Just want to connect the dots on the Oklahoma City bomber. There may have been a connection with Al Qaeda. What those connections were remains elusive and obviously impossible to prove or disprove. Yet the most stunning evidence of a connection is the disappearance of John Doe #2 from the FBI case and his remarkable resemblance to Jose Padilla. See e.g.,

Craig Carter said...

I accept your explanation that you did not intend to attack Christians in general with that quote, but only right wing fringe groups that are not Christian at all (eg. the Aryan Nation). So I withdraw my accusation that you intended to lump in conservative Christians with such organizations.

I still do not agree, however, that such groups constitute a bigger threat than Islamist terrorists. That is not to say that they do not constitute a threat; it is just to keep things in perspective. For one thing, a successful attack by such a group would not have the potential to set off a world-wide clash of civilizations as an Islamist attack could potentially have.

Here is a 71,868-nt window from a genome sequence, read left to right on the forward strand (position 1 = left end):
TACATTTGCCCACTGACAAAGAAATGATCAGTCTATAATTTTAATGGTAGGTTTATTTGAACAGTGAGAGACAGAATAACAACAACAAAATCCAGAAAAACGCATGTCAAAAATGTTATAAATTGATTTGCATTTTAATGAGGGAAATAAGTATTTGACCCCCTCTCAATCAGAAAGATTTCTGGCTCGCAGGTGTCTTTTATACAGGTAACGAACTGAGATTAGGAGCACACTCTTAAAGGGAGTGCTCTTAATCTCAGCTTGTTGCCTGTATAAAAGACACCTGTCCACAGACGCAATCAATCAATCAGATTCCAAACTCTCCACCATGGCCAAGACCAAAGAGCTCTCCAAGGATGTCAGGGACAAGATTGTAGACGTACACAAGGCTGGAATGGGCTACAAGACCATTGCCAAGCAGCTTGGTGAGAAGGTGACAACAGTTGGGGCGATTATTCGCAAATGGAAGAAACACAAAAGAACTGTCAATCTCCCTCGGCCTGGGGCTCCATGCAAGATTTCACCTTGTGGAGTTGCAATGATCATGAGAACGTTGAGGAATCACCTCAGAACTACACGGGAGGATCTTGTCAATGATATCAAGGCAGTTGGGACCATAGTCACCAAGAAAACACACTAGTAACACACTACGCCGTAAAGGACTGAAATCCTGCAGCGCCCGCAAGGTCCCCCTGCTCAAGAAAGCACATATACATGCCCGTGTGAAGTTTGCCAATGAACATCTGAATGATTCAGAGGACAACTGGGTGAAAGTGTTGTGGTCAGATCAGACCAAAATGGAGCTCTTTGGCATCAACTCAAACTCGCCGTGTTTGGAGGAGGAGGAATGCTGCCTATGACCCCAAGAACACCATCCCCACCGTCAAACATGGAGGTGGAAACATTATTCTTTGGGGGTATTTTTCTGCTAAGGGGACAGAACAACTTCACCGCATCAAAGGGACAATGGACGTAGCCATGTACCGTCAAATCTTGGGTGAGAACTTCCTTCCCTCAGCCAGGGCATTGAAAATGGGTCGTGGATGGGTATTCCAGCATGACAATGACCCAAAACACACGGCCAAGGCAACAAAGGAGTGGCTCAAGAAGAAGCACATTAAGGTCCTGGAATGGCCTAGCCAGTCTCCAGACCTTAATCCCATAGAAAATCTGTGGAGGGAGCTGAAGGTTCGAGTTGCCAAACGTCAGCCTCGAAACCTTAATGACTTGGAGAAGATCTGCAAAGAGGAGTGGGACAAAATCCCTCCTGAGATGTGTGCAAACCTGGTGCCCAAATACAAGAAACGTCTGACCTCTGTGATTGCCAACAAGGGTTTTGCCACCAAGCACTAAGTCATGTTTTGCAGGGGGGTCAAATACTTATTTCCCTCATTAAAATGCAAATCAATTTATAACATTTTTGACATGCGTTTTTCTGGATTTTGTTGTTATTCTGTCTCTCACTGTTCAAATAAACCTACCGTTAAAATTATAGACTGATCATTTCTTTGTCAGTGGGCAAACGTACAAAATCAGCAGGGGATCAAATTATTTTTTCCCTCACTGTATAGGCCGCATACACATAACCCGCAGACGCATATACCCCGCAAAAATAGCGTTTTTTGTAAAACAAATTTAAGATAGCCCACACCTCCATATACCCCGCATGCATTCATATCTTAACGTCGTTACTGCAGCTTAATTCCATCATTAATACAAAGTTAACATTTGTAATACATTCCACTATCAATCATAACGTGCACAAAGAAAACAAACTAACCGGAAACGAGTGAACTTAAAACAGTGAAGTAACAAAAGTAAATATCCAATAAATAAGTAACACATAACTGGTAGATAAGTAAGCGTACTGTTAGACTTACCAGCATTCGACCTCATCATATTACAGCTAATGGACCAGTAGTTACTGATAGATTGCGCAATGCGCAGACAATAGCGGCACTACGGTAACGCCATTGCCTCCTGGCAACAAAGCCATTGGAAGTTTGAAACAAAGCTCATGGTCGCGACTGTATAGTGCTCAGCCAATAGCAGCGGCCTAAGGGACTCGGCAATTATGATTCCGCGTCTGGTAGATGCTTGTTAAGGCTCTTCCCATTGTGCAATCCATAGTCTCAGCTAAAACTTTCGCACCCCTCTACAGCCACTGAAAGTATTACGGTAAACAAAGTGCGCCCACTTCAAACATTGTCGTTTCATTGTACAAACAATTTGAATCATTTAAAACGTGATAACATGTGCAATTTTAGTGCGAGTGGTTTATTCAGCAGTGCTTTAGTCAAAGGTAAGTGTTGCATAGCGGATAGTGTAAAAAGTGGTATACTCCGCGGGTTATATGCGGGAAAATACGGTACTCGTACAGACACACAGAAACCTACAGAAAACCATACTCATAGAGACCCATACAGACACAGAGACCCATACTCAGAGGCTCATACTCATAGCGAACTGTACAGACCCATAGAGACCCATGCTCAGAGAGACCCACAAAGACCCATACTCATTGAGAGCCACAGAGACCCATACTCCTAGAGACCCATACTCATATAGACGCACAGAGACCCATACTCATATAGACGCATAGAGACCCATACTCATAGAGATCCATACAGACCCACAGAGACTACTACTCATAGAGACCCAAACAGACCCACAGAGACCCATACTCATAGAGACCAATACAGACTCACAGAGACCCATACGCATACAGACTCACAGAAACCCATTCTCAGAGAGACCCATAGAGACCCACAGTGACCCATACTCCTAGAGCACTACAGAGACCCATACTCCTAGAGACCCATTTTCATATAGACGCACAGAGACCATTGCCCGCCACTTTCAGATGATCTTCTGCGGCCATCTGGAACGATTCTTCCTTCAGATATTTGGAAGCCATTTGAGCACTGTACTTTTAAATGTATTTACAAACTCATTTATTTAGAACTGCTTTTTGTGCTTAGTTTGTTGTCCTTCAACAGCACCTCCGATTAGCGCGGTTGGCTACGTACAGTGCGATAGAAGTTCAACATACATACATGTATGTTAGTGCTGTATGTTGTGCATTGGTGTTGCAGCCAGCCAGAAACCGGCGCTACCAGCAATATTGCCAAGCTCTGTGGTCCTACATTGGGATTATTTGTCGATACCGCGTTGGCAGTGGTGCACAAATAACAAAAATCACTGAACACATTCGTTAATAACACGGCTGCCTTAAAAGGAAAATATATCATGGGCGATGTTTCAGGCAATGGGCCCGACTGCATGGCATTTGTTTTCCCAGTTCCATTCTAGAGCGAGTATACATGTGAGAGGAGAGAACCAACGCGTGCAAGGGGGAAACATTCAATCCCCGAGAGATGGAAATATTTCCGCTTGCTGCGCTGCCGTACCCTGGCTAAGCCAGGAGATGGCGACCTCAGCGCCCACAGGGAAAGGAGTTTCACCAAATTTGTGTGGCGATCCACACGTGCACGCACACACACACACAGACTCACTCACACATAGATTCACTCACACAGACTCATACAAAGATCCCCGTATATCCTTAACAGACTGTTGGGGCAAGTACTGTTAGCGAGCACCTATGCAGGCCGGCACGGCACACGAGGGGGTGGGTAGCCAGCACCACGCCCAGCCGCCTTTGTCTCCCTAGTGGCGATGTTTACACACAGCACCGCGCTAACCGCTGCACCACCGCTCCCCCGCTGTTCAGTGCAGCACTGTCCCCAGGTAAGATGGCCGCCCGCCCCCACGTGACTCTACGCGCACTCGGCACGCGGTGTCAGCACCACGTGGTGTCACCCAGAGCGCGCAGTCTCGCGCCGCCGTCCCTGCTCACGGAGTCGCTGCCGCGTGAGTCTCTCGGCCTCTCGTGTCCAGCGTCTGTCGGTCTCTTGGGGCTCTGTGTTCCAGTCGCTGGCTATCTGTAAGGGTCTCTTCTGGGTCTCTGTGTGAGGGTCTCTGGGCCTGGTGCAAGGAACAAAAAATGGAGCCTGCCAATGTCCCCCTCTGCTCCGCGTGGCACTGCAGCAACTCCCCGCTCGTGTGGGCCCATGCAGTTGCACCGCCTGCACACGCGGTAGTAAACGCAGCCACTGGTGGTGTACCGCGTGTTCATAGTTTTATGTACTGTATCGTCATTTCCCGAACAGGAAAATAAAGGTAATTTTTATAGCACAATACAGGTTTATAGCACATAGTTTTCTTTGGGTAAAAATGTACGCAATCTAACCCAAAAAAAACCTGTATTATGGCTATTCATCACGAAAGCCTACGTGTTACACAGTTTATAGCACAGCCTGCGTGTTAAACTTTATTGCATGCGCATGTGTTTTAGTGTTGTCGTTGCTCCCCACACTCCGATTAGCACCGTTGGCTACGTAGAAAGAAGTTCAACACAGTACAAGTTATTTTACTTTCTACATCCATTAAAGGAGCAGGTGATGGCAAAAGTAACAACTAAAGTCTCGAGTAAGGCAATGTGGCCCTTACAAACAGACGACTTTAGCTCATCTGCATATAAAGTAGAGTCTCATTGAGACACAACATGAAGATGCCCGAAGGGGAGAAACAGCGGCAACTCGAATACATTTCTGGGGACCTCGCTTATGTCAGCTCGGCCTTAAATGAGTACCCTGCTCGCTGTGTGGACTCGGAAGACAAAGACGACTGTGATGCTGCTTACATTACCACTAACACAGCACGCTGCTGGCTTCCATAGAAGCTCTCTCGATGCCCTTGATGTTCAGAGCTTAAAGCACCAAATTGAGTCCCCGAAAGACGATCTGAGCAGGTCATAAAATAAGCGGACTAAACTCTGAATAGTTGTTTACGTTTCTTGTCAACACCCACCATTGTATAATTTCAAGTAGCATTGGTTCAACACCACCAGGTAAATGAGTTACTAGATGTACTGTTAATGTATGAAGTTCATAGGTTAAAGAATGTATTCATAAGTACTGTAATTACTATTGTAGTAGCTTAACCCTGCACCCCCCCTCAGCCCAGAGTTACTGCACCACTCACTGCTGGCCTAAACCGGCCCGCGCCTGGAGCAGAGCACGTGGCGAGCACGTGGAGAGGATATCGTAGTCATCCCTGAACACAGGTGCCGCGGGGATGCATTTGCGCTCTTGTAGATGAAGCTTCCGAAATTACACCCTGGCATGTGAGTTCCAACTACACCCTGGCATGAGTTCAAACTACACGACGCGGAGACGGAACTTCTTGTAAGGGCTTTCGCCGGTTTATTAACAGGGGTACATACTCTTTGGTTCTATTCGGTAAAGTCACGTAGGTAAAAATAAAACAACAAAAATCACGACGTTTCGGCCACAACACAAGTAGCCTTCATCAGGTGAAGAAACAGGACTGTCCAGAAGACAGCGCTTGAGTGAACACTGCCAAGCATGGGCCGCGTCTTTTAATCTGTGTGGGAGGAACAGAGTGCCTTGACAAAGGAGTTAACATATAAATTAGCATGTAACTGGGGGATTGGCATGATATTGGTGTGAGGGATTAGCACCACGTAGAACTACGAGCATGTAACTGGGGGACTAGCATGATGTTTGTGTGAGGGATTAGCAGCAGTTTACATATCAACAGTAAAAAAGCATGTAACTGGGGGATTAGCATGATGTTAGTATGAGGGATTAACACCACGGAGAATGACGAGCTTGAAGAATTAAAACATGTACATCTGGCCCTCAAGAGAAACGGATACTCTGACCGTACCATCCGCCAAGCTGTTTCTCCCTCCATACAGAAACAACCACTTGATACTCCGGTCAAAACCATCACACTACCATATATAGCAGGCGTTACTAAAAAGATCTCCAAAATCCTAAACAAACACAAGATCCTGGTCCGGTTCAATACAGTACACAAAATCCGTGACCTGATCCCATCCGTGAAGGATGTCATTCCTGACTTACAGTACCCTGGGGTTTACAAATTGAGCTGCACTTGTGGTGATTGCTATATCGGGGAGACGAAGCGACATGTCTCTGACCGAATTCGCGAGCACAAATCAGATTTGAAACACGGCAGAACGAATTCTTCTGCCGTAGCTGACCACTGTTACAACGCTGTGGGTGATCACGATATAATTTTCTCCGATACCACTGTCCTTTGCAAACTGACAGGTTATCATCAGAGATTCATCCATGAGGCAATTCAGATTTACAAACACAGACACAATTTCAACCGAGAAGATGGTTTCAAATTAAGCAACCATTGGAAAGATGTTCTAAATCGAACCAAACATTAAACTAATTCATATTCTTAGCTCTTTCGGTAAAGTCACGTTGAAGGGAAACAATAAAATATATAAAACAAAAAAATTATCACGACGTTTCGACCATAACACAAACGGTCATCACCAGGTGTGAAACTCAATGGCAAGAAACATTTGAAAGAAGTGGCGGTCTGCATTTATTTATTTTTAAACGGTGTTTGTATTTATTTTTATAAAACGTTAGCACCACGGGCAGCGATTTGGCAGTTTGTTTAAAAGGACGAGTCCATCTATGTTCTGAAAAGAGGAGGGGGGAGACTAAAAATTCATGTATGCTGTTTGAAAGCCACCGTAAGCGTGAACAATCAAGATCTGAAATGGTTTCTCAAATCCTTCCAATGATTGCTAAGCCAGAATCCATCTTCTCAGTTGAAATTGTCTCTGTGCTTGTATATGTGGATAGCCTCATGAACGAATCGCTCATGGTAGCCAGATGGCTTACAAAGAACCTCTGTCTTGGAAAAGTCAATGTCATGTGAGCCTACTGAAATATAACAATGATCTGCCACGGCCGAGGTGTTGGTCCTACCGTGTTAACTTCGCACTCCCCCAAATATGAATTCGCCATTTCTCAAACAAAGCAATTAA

While I accept that "Christian-identity" is a term used to describe groups that do not actually have a Christian identity (!), I myself would avoid it and use other terms like "white supremacist organizations" because the terms we choose to use are themselves politically charged and can shape our thinking. There is no need to risk having Christianity be blamed for pagan, neo-Nazi hate.

Peter Dunn said...

Excellent points Craig.

I read today the following article at the American Thinker that reports that the FBI considers the eco-terrorists called the Earth Liberation Front are the number one domestic threat in America: "The FBI says the group is responsible for more than 1200 acts of terrorism in the US, causing more than $US100 million ($A125 million) damage. The acts have included fire-bombing housing developments, torching car yards and attacking forestry research centres."

But I've not seen the panic about eco-terrorists that there is about pro-Life groups or "Christian Identity" groups. But of course, these are left-wing fanatics.